Unreal Estate

We wondered out loud why Aquinas leases so little space to his arguments for the existence of God. Turns out, we’re not being fair – nor are the atheists who mock him. The points summarized in the “Summa Theologiae” are laid out much more leisurely elsewhere. The first “Way,” which takes up a paragraph in the “ST,” stretches out to thirty in Aquinas’ “Summa Contra Gentiles.”

Thomas Aquinas Mousepad

Think of it: the great Thomas “Ox” Aquinas is remembered today for two pages of a 4,000 page work, which itself was a summary for so-so undergrads of his other, detailed work for adults. Kind of like Einstein’s entire legacy resting on the table of contents of “Relativity for Dummies.”

But still. The Existence of G-O-D! You’d think he’d give it more attention. It’s like the historical Jesus. The lord of all he surveys isn’t mentioned at all in the surviving non-Christian sources until a century after his death. Why? Listen up, girls: What is all that to us wasn’t always all that. He just wasn’t important.

Conclusion: Aquinas does not think the “Five Ways” are important. He’s dotting an “i.” He admits the proofs aren’t original; they’re adapted from Aristotle, Avicenna (Ibn Sena) and John of Damascus (Damascene). Read in context, it’s obvious their role is defensive: they’re examples from other philosophers showing that yes, indeed, it’s possible to lay out a rational argument that God exists … and, look, even smart pagans agree. Amen.

In his Christian Theology Alister McGrath says, “It is perfectly clear that Aquinas does not believe in God on account of any of the considerations he mentions so briefly.” And he quotes Ludwig Wittgenstein, from Culture and Value:

“What believers who have formulated such proofs [for God’s existence] have wanted to do is to give their ‘belief’ an intellectual analysis and foundation, although they themselves would never have come to believe as a result of such proofs.” (p184)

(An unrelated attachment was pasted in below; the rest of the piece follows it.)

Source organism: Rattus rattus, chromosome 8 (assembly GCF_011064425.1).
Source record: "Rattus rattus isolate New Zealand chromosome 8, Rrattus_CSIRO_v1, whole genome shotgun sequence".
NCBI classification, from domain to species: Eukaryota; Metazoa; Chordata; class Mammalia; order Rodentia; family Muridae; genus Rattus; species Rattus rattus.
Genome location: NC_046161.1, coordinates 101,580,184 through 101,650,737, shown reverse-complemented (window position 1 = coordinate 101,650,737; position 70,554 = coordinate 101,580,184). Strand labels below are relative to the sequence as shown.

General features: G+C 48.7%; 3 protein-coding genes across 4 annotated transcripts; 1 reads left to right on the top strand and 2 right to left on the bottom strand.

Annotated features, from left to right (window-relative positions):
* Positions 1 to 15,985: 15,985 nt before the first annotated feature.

I think the reason we’re all so completely unconvinced by these pre-modern “proofs” for the existence God is simple: they were not written for us. They were written for people to whom God’s existence was as obvious as Its non-existence is to us. Our hymnals are different.


2 responses to “Unreal Estate

  1. UNREAL ESTATE!!!! Best title I’ve come across in a while!

    The more of these I read the more I am beginning to be troubled with the idea of moving from belief to proof. It really seems like mixing the two is oil and water. Maybe the idea of belief in itself is incompatible with thought. I don’t know, but that Wittgenstein quote sure gets to the heart of my problem. How can you talk someone in to something using an argument that you don’t even believe?

    It’s like with Descartes and the Cogito. He wanted to figure out a way to rationalize God, but what he really ends up doing is dropping an atomic bomb on the idea of rationally proving God. He smashes the universe into one piece (I think, therefore I am) and tries to rebuild the thing out of that one remaining strand. He tries to balance a whole bunch of weird little ideas and beliefs on that one island of truth. The problem is, where on earth did they come from. How do you go from an experiment in radical doubt that yields a universe where “there is only one provable thing” to mind and body dualism and a benevolent God that would never steer us wrong? Hell of a leap, don’t you think. That, I believe, is the essence of Wittgenstein’s point.

  2. These are great points Keith – ultimately, Aquinas agrees that we can not really know God with our reason – He/It is beyond us. But because he believed (as Descartes believed) that God created the world, and our minds, we can catch a kind of faint glimmer of God with those minds. It’s nothing like the total God – just a rational shadow. But the faith-seeking-understanding Medieval project ended in failure. By the 16th century there were those incredible mystics like John of the Cross & the sizzling hot Teresa – can’t wait to get to them 🙂

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